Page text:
Sept. 12, 2022—For millions of Americans living with celiac disease, eating gluten (a protein found in wheat, barley and rye) can be a big problem. That's because celiac disease leads to damage of the small intestine when gluten is consumed.
Learning a few more facts about celiac disease—courtesy of the American Gastroenterological Association and the Celiac Disease Foundation—can help you understand its effects and treatments and whether you could have it.
1. Celiac disease can hurt you in more ways than one. Left undiagnosed and untreated, celiac disease can prevent your body from absorbing the nutrients from food that you need to stay healthy. Over time, untreated celiac disease can cause other complications, too, like weakened bones; anemia; and a raised risk of certain cancers, thyroid disease and liver problems. In children, celiac disease may cause growth problems.
2. Celiac disease can cause surprising (or no) symptoms. Many people with celiac disease have digestive symptoms, such as bloating, gas, stomach pain, diarrhea and constipation. But some people have signs and symptoms that don't involve the gastrointestinal (GI) tract. These may include tiredness, skin rashes, bone or joint pain, tingling or numb legs, and irritability in children.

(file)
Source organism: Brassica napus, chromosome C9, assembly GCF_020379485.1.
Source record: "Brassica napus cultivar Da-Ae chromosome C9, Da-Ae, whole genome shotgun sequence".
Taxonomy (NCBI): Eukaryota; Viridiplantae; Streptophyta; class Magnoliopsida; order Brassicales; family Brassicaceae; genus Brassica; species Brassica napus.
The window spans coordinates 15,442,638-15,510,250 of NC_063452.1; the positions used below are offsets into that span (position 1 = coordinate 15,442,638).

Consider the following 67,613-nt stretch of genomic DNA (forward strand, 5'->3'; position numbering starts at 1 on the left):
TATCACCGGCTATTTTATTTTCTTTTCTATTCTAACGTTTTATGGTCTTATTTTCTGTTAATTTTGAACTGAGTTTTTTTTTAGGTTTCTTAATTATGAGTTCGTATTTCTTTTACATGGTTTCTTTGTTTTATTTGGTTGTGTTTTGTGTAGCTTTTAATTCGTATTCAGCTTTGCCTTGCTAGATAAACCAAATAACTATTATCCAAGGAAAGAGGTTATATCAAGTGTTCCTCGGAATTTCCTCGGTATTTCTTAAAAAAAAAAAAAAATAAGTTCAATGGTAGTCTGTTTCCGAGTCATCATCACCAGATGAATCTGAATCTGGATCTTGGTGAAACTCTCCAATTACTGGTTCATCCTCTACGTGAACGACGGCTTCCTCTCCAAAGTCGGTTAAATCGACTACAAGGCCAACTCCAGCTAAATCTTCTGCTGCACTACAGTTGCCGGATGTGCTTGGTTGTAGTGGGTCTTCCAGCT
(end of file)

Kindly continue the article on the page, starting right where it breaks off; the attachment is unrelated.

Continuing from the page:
Still other people with celiac disease don't have symptoms. They may have other health problems that lead to their diagnosis. But even when celiac disease doesn't cause symptoms, it can still harm your health, if left untreated.
3. You can be diagnosed with celiac disease at any age. Some people receive a celiac disease diagnosis when they're very young. But many people don't know they have it until much later, when they become adults. The condition can start at any age.
4. It runs in some families. Your chances of having celiac disease go up if a close relative has it too. A close relative means someone such as your mother, father, brother, sister or child.
5. Going gluten-free is the key to feeling better. If you have celiac disease, quitting gluten can help heal your intestine, and it often improves symptoms within weeks. But if you think you might have celiac disease, don't give up gluten just yet. First, your doctor may give you a blood test for celiac disease. The results of this will only be accurate if you're still eating gluten.
If you do have celiac disease? A dietitian can teach you how to avoid gluten and enjoy healthy foods, including some grains, such as quinoa. Wheat, barley and rye are major gluten sources. But gluten can also show up in surprising places, like in soy sauce, salad dressings and candies. It's even in some nonfood items, like medicines.
Learn more about gluten-free eating
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